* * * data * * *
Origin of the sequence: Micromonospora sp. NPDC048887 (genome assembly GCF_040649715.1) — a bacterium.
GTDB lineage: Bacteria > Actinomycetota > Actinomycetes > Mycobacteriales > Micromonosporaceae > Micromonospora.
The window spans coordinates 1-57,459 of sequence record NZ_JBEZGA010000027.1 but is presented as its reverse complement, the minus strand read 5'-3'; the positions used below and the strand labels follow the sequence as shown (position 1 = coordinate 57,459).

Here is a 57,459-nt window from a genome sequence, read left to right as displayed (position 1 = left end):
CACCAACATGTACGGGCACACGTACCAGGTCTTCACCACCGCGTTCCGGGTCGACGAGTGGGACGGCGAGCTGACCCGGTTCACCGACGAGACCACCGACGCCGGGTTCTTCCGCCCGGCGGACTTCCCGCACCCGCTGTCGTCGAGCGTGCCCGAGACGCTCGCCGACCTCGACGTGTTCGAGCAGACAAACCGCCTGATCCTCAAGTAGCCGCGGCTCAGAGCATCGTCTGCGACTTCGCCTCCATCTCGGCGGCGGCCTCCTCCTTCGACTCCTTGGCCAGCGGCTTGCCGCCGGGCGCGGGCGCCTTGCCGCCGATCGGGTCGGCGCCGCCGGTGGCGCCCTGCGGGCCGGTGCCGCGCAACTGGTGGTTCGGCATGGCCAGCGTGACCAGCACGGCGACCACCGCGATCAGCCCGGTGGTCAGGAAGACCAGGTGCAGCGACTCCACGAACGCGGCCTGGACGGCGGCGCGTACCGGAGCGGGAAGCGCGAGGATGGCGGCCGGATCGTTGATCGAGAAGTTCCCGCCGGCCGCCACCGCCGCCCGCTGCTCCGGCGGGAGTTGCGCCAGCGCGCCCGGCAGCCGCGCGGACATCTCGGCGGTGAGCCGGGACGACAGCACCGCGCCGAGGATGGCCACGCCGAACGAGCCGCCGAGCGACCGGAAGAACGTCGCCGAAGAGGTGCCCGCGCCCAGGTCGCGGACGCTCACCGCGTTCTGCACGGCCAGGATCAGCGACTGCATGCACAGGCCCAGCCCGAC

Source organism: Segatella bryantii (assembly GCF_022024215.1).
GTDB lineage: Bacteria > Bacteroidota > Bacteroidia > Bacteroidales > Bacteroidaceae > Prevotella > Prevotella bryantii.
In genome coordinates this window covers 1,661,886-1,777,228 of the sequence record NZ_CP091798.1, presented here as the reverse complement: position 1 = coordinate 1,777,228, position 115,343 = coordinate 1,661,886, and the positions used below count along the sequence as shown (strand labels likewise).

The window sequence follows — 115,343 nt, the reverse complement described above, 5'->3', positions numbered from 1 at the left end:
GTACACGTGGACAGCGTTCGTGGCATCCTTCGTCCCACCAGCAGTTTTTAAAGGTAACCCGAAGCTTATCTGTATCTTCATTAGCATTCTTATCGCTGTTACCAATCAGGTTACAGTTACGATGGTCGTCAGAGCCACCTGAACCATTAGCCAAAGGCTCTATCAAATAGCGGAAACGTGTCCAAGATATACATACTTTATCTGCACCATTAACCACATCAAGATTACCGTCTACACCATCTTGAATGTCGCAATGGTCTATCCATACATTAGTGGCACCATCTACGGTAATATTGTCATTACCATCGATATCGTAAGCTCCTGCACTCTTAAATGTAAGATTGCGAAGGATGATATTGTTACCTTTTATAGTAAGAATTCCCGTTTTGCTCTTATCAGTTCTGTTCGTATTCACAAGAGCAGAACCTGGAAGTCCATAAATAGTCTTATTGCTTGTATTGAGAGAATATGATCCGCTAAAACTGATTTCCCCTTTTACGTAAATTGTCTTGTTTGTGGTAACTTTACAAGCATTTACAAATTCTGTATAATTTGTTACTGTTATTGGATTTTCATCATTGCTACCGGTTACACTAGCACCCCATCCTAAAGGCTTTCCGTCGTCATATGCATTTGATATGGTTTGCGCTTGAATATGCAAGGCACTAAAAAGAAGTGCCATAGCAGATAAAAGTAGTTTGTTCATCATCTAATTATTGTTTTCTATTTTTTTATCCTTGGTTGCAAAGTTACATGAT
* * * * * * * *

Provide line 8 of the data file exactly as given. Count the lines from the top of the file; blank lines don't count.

In genome coordinates this window covers 1,661,886-1,777,228 of the sequence record NZ_CP091798.1, presented here as the reverse complement: position 1 = coordinate 1,777,228, position 115,343 = coordinate 1,661,886, and the positions used below count along the sequence as shown (strand labels likewise).